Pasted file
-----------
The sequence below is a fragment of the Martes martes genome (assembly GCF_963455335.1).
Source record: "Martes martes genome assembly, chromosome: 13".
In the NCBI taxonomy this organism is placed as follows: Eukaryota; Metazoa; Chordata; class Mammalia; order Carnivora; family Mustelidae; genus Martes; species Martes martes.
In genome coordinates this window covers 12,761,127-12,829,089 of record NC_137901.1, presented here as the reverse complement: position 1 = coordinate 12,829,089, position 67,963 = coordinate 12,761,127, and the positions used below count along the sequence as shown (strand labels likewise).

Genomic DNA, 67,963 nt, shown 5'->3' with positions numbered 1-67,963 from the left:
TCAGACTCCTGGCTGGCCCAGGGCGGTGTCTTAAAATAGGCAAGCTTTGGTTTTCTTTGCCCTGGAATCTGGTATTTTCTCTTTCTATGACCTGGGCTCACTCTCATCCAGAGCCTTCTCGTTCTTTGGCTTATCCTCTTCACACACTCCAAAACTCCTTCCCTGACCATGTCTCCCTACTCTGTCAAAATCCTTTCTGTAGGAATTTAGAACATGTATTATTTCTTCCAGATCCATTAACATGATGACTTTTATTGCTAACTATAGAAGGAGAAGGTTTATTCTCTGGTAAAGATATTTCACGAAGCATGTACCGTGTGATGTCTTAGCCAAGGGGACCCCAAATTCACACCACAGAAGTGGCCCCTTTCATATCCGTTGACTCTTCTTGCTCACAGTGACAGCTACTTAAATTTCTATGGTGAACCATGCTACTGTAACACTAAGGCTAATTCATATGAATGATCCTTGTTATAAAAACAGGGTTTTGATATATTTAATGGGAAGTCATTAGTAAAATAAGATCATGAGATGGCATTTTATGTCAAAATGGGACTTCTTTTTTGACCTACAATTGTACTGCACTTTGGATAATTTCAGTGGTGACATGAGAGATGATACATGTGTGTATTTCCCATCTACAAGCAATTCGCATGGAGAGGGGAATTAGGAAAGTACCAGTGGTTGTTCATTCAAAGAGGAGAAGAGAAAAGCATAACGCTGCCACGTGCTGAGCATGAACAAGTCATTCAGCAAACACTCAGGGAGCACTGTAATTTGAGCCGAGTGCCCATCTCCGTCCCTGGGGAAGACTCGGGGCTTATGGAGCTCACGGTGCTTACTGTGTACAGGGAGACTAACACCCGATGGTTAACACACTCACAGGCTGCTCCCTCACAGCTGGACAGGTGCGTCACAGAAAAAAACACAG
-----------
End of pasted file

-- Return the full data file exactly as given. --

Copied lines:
The sequence below is a fragment of the Martes martes genome (assembly GCF_963455335.1).
Source record: "Martes martes genome assembly, chromosome: 13".
In the NCBI taxonomy this organism is placed as follows: Eukaryota; Metazoa; Chordata; class Mammalia; order Carnivora; family Mustelidae; genus Martes; species Martes martes.
In genome coordinates this window covers 12,761,127-12,829,089 of record NC_137901.1, presented here as the reverse complement: position 1 = coordinate 12,829,089, position 67,963 = coordinate 12,761,127, and the positions used below count along the sequence as shown (strand labels likewise).

Genomic DNA, 67,963 nt, shown 5'->3' with positions numbered 1-67,963 from the left:
TCAGACTCCTGGCTGGCCCAGGGCGGTGTCTTAAAATAGGCAAGCTTTGGTTTTCTTTGCCCTGGAATCTGGTATTTTCTCTTTCTATGACCTGGGCTCACTCTCATCCAGAGCCTTCTCGTTCTTTGGCTTATCCTCTTCACACACTCCAAAACTCCTTCCCTGACCATGTCTCCCTACTCTGTCAAAATCCTTTCTGTAGGAATTTAGAACATGTATTATTTCTTCCAGATCCATTAACATGATGACTTTTATTGCTAACTATAGAAGGAGAAGGTTTATTCTCTGGTAAAGATATTTCACGAAGCATGTACCGTGTGATGTCTTAGCCAAGGGGACCCCAAATTCACACCACAGAAGTGGCCCCTTTCATATCCGTTGACTCTTCTTGCTCACAGTGACAGCTACTTAAATTTCTATGGTGAACCATGCTACTGTAACACTAAGGCTAATTCATATGAATGATCCTTGTTATAAAAACAGGGTTTTGATATATTTAATGGGAAGTCATTAGTAAAATAAGATCATGAGATGGCATTTTATGTCAAAATGGGACTTCTTTTTTGACCTACAATTGTACTGCACTTTGGATAATTTCAGTGGTGACATGAGAGATGATACATGTGTGTATTTCCCATCTACAAGCAATTCGCATGGAGAGGGGAATTAGGAAAGTACCAGTGGTTGTTCATTCAAAGAGGAGAAGAGAAAAGCATAACGCTGCCACGTGCTGAGCATGAACAAGTCATTCAGCAAACACTCAGGGAGCACTGTAATTTGAGCCGAGTGCCCATCTCCGTCCCTGGGGAAGACTCGGGGCTTATGGAGCTCACGGTGCTTACTGTGTACAGGGAGACTAACACCCGATGGTTAACACACTCACAGGCTGCTCCCTCACAGCTGGACAGGTGCGTCACAGAAAAAAACACAG